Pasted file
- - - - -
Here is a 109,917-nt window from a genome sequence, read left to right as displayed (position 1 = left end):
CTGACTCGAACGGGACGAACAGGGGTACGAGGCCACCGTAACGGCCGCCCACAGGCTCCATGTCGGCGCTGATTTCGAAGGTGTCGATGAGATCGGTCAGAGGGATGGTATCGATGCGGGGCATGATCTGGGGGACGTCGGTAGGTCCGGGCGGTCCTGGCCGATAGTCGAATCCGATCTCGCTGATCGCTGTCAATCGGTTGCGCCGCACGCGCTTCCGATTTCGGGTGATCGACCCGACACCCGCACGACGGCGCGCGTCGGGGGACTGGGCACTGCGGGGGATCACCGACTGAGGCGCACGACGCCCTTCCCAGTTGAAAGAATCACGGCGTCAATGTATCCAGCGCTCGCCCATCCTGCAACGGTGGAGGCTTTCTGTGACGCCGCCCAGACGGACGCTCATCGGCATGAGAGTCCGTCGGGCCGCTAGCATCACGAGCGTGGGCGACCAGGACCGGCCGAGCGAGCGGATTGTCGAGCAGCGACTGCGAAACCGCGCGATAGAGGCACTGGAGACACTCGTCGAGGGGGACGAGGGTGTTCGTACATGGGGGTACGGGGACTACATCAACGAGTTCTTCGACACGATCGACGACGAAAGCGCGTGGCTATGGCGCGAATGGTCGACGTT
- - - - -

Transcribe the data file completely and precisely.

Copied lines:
Here is a 109,917-nt window from a genome sequence, read left to right as displayed (position 1 = left end):
CTGACTCGAACGGGACGAACAGGGGTACGAGGCCACCGTAACGGCCGCCCACAGGCTCCATGTCGGCGCTGATTTCGAAGGTGTCGATGAGATCGGTCAGAGGGATGGTATCGATGCGGGGCATGATCTGGGGGACGTCGGTAGGTCCGGGCGGTCCTGGCCGATAGTCGAATCCGATCTCGCTGATCGCTGTCAATCGGTTGCGCCGCACGCGCTTCCGATTTCGGGTGATCGACCCGACACCCGCACGACGGCGCGCGTCGGGGGACTGGGCACTGCGGGGGATCACCGACTGAGGCGCACGACGCCCTTCCCAGTTGAAAGAATCACGGCGTCAATGTATCCAGCGCTCGCCCATCCTGCAACGGTGGAGGCTTTCTGTGACGCCGCCCAGACGGACGCTCATCGGCATGAGAGTCCGTCGGGCCGCTAGCATCACGAGCGTGGGCGACCAGGACCGGCCGAGCGAGCGGATTGTCGAGCAGCGACTGCGAAACCGCGCGATAGAGGCACTGGAGACACTCGTCGAGGGGGACGAGGGTGTTCGTACATGGGGGTACGGGGACTACATCAACGAGTTCTTCGACACGATCGACGACGAAAGCGCGTGGCTATGGCGCGAATGGTCGACGTT